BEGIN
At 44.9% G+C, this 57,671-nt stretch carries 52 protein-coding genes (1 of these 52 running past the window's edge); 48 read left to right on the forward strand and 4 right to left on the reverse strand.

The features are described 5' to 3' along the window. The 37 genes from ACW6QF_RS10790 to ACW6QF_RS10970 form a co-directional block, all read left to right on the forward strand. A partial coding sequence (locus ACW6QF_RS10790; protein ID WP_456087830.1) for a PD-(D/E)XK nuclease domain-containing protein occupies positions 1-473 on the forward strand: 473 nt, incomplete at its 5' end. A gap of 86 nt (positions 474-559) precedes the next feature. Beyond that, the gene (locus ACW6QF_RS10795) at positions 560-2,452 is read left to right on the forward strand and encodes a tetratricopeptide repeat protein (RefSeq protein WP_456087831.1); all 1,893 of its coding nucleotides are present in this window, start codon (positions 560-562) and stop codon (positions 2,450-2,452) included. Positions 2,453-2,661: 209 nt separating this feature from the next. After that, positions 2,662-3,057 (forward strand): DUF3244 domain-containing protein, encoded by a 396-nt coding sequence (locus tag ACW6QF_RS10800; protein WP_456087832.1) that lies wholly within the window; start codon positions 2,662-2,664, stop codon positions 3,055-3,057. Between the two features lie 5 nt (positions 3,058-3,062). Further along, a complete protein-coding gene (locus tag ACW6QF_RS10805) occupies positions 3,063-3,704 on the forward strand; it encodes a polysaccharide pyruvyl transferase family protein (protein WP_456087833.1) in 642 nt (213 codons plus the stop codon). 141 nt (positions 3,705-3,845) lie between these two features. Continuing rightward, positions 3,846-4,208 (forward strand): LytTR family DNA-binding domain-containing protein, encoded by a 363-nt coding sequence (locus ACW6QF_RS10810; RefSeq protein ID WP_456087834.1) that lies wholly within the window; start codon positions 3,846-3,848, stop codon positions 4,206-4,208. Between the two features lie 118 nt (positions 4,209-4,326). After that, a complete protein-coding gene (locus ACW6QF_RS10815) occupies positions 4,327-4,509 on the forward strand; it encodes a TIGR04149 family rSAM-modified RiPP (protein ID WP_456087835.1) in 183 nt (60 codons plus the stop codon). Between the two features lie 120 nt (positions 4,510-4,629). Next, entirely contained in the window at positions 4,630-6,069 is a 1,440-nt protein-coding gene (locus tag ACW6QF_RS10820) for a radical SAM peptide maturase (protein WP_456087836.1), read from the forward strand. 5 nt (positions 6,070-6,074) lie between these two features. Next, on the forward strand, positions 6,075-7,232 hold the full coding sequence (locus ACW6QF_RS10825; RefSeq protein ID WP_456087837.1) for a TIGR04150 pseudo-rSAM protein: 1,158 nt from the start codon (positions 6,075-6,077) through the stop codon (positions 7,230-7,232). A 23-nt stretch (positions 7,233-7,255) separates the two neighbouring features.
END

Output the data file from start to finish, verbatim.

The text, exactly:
At 44.9% G+C, this 57,671-nt stretch carries 52 protein-coding genes (1 of these 52 running past the window's edge); 48 read left to right on the forward strand and 4 right to left on the reverse strand.

The features are described 5' to 3' along the window. The 37 genes from ACW6QF_RS10790 to ACW6QF_RS10970 form a co-directional block, all read left to right on the forward strand. A partial coding sequence (locus ACW6QF_RS10790; protein ID WP_456087830.1) for a PD-(D/E)XK nuclease domain-containing protein occupies positions 1-473 on the forward strand: 473 nt, incomplete at its 5' end. A gap of 86 nt (positions 474-559) precedes the next feature. Beyond that, the gene (locus ACW6QF_RS10795) at positions 560-2,452 is read left to right on the forward strand and encodes a tetratricopeptide repeat protein (RefSeq protein WP_456087831.1); all 1,893 of its coding nucleotides are present in this window, start codon (positions 560-562) and stop codon (positions 2,450-2,452) included. Positions 2,453-2,661: 209 nt separating this feature from the next. After that, positions 2,662-3,057 (forward strand): DUF3244 domain-containing protein, encoded by a 396-nt coding sequence (locus tag ACW6QF_RS10800; protein WP_456087832.1) that lies wholly within the window; start codon positions 2,662-2,664, stop codon positions 3,055-3,057. Between the two features lie 5 nt (positions 3,058-3,062). Further along, a complete protein-coding gene (locus tag ACW6QF_RS10805) occupies positions 3,063-3,704 on the forward strand; it encodes a polysaccharide pyruvyl transferase family protein (protein WP_456087833.1) in 642 nt (213 codons plus the stop codon). 141 nt (positions 3,705-3,845) lie between these two features. Continuing rightward, positions 3,846-4,208 (forward strand): LytTR family DNA-binding domain-containing protein, encoded by a 363-nt coding sequence (locus ACW6QF_RS10810; RefSeq protein ID WP_456087834.1) that lies wholly within the window; start codon positions 3,846-3,848, stop codon positions 4,206-4,208. Between the two features lie 118 nt (positions 4,209-4,326). After that, a complete protein-coding gene (locus ACW6QF_RS10815) occupies positions 4,327-4,509 on the forward strand; it encodes a TIGR04149 family rSAM-modified RiPP (protein ID WP_456087835.1) in 183 nt (60 codons plus the stop codon). Between the two features lie 120 nt (positions 4,510-4,629). Next, entirely contained in the window at positions 4,630-6,069 is a 1,440-nt protein-coding gene (locus tag ACW6QF_RS10820) for a radical SAM peptide maturase (protein WP_456087836.1), read from the forward strand. 5 nt (positions 6,070-6,074) lie between these two features. Next, on the forward strand, positions 6,075-7,232 hold the full coding sequence (locus ACW6QF_RS10825; RefSeq protein ID WP_456087837.1) for a TIGR04150 pseudo-rSAM protein: 1,158 nt from the start codon (positions 6,075-6,077) through the stop codon (positions 7,230-7,232). A 23-nt stretch (positions 7,233-7,255) separates the two neighbouring features.